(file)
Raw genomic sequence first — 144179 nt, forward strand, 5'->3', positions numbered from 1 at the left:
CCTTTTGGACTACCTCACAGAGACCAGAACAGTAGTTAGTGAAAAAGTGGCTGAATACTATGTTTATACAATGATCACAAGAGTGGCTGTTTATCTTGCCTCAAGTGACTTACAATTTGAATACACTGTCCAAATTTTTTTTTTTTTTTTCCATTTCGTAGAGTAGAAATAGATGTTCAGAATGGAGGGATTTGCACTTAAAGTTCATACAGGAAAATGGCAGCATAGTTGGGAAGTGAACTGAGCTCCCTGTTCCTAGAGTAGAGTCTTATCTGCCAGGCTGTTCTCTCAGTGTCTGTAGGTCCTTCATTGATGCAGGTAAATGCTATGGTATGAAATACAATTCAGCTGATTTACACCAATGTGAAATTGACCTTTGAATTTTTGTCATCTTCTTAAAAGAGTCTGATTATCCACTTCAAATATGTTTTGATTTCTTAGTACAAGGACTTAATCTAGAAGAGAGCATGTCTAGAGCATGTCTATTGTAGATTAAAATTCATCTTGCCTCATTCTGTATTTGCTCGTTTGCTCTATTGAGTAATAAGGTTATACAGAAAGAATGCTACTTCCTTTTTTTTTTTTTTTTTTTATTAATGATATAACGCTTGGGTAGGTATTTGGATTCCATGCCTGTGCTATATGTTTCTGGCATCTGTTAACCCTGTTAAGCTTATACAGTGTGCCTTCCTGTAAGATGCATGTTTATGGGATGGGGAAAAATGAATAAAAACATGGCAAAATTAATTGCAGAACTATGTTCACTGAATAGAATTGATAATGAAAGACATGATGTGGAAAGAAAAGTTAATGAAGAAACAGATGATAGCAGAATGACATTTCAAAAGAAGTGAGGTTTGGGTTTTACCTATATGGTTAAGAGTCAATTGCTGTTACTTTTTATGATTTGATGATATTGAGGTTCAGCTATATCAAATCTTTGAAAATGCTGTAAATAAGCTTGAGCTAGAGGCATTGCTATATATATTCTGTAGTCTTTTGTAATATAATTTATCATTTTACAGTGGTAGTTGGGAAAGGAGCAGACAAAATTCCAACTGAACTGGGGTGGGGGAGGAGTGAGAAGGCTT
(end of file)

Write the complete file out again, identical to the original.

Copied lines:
Raw genomic sequence first — 144179 nt, forward strand, 5'->3', positions numbered from 1 at the left:
CCTTTTGGACTACCTCACAGAGACCAGAACAGTAGTTAGTGAAAAAGTGGCTGAATACTATGTTTATACAATGATCACAAGAGTGGCTGTTTATCTTGCCTCAAGTGACTTACAATTTGAATACACTGTCCAAATTTTTTTTTTTTTTTTCCATTTCGTAGAGTAGAAATAGATGTTCAGAATGGAGGGATTTGCACTTAAAGTTCATACAGGAAAATGGCAGCATAGTTGGGAAGTGAACTGAGCTCCCTGTTCCTAGAGTAGAGTCTTATCTGCCAGGCTGTTCTCTCAGTGTCTGTAGGTCCTTCATTGATGCAGGTAAATGCTATGGTATGAAATACAATTCAGCTGATTTACACCAATGTGAAATTGACCTTTGAATTTTTGTCATCTTCTTAAAAGAGTCTGATTATCCACTTCAAATATGTTTTGATTTCTTAGTACAAGGACTTAATCTAGAAGAGAGCATGTCTAGAGCATGTCTATTGTAGATTAAAATTCATCTTGCCTCATTCTGTATTTGCTCGTTTGCTCTATTGAGTAATAAGGTTATACAGAAAGAATGCTACTTCCTTTTTTTTTTTTTTTTTTTATTAATGATATAACGCTTGGGTAGGTATTTGGATTCCATGCCTGTGCTATATGTTTCTGGCATCTGTTAACCCTGTTAAGCTTATACAGTGTGCCTTCCTGTAAGATGCATGTTTATGGGATGGGGAAAAATGAATAAAAACATGGCAAAATTAATTGCAGAACTATGTTCACTGAATAGAATTGATAATGAAAGACATGATGTGGAAAGAAAAGTTAATGAAGAAACAGATGATAGCAGAATGACATTTCAAAAGAAGTGAGGTTTGGGTTTTACCTATATGGTTAAGAGTCAATTGCTGTTACTTTTTATGATTTGATGATATTGAGGTTCAGCTATATCAAATCTTTGAAAATGCTGTAAATAAGCTTGAGCTAGAGGCATTGCTATATATATTCTGTAGTCTTTTGTAATATAATTTATCATTTTACAGTGGTAGTTGGGAAAGGAGCAGACAAAATTCCAACTGAACTGGGGTGGGGGAGGAGTGAGAAGGCTT